Former Gov. Stan Stephens died Saturday in Kalispell at the age of 91 following an extended illness, according to the Associated Press.
Stephens, a Republican, served as governor from 1989 to 1993.“He was probably the most decent person you’d ever want to meet,” former state Sen. John Brendan told the AP; Brendan served as the co-chair of Stephens’ gubernatorial campaign. “He brought decency and honesty back to state government while he was governor.”
A biography posted on the National Governors Association website said Stephens was born in Alberta, Canada, and moved to Montana at the age of 19. The bio said he worked in broadcasting for 38 years and served with the U.S. Armed Forces Broadcast Network during the Korean War.
“In 1975, he earned the prestigious Edward R. Murrow award for journalistic excellence in editorials for uncovering a scandal in the Montana Workers’ Compensation Program,” according to the website, citing Montana Historical Society records.
In 1969, prior to being elected governor in 1988, Stephens was elected to the Montana State Senate. The bio said he served as floor whip, majority leader, and senate president.
“In 1986 he was recognized by the National Republican Legislators’ Association as one of the country’s 10 most outstanding state lawmakers,” said the bio.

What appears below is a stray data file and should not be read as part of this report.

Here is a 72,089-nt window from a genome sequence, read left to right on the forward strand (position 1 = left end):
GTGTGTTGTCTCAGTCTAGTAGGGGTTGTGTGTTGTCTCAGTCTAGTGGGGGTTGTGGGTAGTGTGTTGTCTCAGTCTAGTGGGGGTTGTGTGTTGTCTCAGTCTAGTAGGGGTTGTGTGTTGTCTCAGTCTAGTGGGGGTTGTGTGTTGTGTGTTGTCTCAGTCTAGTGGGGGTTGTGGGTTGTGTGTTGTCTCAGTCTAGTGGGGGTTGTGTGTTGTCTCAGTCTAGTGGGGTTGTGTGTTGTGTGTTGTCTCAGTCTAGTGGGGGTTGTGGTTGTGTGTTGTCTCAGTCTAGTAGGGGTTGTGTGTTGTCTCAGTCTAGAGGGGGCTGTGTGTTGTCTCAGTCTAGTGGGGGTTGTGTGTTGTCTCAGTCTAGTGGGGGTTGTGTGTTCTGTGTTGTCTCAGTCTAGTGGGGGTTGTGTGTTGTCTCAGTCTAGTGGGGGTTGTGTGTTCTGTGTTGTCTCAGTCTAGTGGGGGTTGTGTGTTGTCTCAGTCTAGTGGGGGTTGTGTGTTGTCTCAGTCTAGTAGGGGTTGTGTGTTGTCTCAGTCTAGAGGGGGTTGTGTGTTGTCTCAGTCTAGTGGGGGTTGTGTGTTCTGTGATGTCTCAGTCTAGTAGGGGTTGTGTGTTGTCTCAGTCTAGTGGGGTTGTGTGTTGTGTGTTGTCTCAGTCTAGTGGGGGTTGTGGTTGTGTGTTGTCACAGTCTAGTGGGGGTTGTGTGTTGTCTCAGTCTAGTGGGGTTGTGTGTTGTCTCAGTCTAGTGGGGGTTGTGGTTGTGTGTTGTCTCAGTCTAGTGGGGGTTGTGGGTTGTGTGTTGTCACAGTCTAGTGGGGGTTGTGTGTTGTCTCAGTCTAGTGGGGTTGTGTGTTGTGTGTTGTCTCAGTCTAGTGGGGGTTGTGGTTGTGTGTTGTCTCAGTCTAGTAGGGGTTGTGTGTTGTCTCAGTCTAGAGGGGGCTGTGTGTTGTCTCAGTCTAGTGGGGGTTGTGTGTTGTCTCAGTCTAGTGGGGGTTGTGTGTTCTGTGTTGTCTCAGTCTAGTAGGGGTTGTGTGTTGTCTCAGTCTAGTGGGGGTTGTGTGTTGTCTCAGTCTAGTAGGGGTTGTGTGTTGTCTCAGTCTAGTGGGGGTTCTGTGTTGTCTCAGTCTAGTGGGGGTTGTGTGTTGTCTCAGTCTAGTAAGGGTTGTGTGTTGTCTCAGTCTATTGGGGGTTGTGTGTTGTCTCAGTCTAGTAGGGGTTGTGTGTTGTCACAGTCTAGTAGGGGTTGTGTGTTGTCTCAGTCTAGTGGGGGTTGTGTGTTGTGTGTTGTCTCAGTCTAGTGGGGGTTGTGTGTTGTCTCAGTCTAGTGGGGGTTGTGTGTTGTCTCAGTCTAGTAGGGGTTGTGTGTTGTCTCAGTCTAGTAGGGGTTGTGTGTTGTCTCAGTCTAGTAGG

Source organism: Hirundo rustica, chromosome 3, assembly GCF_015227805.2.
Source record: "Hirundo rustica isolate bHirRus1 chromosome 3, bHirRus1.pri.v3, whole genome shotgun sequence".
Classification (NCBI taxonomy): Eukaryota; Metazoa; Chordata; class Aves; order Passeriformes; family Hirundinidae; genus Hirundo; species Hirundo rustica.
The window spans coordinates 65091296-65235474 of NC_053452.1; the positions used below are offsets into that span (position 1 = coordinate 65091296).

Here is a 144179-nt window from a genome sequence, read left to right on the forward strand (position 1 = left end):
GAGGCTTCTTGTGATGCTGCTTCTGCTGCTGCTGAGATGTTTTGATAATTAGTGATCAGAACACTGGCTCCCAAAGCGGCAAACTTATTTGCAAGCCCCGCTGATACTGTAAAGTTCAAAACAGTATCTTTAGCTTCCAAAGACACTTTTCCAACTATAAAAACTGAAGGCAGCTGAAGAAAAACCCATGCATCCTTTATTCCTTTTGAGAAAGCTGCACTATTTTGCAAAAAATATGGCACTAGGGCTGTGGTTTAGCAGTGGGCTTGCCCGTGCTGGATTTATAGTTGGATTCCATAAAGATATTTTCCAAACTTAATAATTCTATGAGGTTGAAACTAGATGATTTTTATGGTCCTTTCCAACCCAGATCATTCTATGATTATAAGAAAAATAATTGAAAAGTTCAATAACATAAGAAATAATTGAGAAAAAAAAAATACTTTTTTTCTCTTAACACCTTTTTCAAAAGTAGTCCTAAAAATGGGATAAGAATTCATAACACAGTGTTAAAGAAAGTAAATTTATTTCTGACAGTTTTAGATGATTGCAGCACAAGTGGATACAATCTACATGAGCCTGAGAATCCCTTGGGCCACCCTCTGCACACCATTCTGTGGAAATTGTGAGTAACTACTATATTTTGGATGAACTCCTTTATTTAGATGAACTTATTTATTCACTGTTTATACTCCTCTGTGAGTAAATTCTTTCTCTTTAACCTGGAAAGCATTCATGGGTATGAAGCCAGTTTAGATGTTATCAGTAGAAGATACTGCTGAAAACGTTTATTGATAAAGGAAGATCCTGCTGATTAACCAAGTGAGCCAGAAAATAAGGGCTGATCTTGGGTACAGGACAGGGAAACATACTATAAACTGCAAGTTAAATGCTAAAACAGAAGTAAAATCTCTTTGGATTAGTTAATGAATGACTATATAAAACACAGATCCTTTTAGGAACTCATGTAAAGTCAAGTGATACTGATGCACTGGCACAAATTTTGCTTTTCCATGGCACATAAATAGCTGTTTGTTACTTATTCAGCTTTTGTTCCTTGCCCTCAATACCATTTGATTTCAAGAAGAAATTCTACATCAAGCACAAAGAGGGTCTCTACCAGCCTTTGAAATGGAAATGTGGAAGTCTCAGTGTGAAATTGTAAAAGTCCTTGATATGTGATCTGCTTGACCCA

In a statement, Gov. Greg Gianforte praised Stephens’ public service and said he and his wife, Susan, would keep his family in their prayers.
“A dedicated public servant, Governor Stan Stephens devoted his life to service, whether defending our country in the Korean War or serving Montana as a state senator and governor,” said Gianforte, a Republican, in the statement. “A kind and thoughtful leader, Governor Stephens was a central figure in our state’s politics for a quarter century, and his legacy and contributions to our state will endure.”
The AP said a private memorial service will be held in Kalispell on Friday. Stephens is survived by daughters Lannie Gilling and Carol Donaldson of Kalispell. His wife, Ann Stephens, died in 2017.